Join Doug Rose for an in-depth discussion in this video Regression, part of Artificial Intelligence Foundations: Thinking Machines.
- Up until now you've seen how supervised learning can be used for classification. You can use your neural network to classify music into different categories. They use human-created categories to classify your music into jazz, blues, or even country. Remember that this is different from unsupervised learning. In unsupervised learning, you have the artificial neural network create its own categories. These machines create categories that may or may not be the same as their human counterparts.
The marching band could put country music and blues into the same category. Classification isn't the only form of supervised machine learning. You can also have your artificial neural network use something called regression. Regression analysis is when you look at the relationship between a dependent variable and many other independent variables. When I was younger, I used to have an apartment that overlooked Lake Michigan. In the summer, I could use regression analysis to see how many people would be sitting on the beach.
On the hot days, the number of people on the beach would increase. In fact, the hotter it got, the more people you would see trying to cool off in the large blue lake. In this case, the number of people on the beach was the dependent variable. It would be higher or lower based on several independent variables. These independent variables could be the outside temperature, rain or even the day of the week. After a few weeks of observing the behavior, I could accurately predict how many people would be on the beach that day.
In fact, that's why a lot of organizations like regression analysis. If you understand the relationship between the dependent and independent variables, you can often do a pretty good job of predicting people's behavior. I once worked for a credit card processing organization that was trying to look for warning signs for when their customer will have trouble paying their bill. They used a regression in their artificial neural network to try to find relationships between different variables. The dependent variable was the likelihood of them not paying their bill.
The independent variables was the different items or amounts they charged on their credit card before they were billed for their purchase. What they found is that many costumers start to put essentials on their credit card just before they have trouble paying their bill. So a customer who only uses their credit card for large purchases, such as a television or a computer, would suddenly start putting essential purchases on them, like groceries and gasoline. Their artificial neural network found that there was a relationship between these different variables.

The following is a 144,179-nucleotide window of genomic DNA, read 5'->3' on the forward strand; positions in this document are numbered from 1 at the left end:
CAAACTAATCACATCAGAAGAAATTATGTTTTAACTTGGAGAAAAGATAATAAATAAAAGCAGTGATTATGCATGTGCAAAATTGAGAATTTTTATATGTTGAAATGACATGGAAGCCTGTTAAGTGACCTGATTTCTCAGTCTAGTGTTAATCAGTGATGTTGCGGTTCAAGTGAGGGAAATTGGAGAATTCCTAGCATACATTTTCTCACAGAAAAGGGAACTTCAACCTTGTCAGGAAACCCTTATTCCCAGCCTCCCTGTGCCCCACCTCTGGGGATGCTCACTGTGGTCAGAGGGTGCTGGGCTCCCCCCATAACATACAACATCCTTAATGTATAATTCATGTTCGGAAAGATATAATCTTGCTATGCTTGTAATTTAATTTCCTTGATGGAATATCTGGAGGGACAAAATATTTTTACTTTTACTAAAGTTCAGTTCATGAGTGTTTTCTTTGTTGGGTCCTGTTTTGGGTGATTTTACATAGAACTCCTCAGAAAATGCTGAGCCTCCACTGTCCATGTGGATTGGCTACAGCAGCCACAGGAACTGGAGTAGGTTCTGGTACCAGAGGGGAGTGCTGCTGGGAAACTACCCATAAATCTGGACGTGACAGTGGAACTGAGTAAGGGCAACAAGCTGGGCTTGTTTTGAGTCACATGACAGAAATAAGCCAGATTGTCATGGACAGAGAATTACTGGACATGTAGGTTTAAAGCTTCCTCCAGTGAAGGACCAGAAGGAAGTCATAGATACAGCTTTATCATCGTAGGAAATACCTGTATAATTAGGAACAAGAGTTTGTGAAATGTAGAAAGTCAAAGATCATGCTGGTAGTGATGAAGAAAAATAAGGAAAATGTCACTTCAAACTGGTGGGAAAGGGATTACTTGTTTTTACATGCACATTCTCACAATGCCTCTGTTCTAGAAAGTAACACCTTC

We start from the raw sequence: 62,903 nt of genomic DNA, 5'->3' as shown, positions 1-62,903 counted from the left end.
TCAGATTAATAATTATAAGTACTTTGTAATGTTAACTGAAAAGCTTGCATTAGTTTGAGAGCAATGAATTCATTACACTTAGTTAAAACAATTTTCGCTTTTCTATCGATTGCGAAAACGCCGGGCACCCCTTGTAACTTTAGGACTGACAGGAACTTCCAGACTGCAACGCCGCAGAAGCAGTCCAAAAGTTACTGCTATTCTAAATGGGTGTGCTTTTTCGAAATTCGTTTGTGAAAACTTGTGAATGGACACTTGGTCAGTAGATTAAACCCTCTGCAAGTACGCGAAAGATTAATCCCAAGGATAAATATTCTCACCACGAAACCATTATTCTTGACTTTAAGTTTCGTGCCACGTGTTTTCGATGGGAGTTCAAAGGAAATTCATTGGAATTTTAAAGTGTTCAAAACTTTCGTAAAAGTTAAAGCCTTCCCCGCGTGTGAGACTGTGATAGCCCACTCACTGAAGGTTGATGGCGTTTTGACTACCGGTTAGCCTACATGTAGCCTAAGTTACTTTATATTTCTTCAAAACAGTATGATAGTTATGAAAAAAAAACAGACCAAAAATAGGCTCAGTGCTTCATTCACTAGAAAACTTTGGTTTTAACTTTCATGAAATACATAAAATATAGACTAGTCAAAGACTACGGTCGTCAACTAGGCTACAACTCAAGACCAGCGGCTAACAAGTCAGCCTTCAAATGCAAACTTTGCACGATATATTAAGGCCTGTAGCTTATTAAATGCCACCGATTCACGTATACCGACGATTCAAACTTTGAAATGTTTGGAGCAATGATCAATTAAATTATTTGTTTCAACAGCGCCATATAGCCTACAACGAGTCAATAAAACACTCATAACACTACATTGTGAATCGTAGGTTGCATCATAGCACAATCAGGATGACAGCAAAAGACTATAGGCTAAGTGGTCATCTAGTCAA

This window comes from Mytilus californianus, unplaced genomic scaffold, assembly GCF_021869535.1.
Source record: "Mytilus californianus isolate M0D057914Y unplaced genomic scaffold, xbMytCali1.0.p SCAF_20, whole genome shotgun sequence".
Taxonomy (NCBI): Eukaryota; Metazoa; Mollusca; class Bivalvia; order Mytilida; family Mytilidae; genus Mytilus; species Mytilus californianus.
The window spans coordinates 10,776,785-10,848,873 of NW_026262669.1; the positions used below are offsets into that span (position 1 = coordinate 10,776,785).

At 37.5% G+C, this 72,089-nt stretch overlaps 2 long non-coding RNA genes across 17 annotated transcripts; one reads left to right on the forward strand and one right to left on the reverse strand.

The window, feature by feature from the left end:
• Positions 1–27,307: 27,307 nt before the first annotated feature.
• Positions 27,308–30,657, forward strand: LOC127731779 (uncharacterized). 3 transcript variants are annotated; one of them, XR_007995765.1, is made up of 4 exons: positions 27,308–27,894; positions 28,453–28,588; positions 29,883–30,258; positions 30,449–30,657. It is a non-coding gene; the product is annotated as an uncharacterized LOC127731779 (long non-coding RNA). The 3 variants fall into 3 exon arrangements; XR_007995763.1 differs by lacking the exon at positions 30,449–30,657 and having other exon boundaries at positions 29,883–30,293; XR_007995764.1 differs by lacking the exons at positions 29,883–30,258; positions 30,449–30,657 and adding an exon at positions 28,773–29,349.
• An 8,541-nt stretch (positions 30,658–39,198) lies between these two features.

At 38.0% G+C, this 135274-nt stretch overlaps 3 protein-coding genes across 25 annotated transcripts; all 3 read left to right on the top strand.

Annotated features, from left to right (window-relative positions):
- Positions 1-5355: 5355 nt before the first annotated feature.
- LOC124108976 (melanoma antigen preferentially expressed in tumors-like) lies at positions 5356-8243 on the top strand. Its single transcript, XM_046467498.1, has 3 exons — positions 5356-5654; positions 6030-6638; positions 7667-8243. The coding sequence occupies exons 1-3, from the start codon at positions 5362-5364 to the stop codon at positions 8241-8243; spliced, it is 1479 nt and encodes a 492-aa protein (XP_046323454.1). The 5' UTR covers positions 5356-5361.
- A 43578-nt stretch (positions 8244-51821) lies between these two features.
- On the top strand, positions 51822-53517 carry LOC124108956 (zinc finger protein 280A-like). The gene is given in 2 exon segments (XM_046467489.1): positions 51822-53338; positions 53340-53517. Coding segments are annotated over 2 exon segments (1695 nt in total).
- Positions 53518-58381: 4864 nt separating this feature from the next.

If you increase the purchase of groceries, gasoline, and utility bills, then the likelihood of late payments started to increase. Even though the information you get from regression analysis is much different, the way you use your artificial neural network is pretty much the same. It still requires massive amounts of data to find patterns. Then the network looks for imperceptible patterns in large data sets. In one, you're using the data to classify.
And in the other, you're using the data to find relationships. When you're starting out your own AI project, it's important to determine whether you want to classify or use regression analysis. Think of it as a difference between sorting and connecting. If your project is looking for patterns to sort your data into different categories, then you're going to want to stick with classification. This is when your artificial neural network can group together pictures of cats or identify different types of music.
If your project is looking for many different patterns to connect, many different variables, then you're going to want to try regression. It's here where your artificial neural network processes what happens between the dependent and several independent variables. Then it identifies patterns, so you can predict what happens. One thing to keep in mind is that your artificial neural network will only show you the patterns. It doesn't necessarily provide the answers. The credit card company also found that people who had a lot of purchases under $5 were likely to have trouble paying their bill.
The network didn't really give anyone any idea for why this occurred. It just pointed out that it was happening. After they found the pattern, it was up to human beings to try to sort out why this happens. Perhaps at some point, these artificial neural networks will be able to create their own theories for why these patterns exist. For now, they pretty much rely on their human counterparts to find meaning in these connections.
This course will introduce you to some of the key concepts behind artificial intelligence, including the differences between "strong" and "weak" AI. You'll see how AI has created questions around what it means to be intelligent and how much trust we should put in machines. Instructor Doug Rose explains the different approaches to AI, including machine learning and deep learning, and the practical uses for new AI-enhanced technologies. Plus, learn how to integrate AI with other technology, such as big data, and avoid some common pitfalls associated with programming AI.
- The history of AI
- Machine learning
- Technical approaches to AI
- AI in robotics
- Integrating AI with big data
- Avoiding pitfalls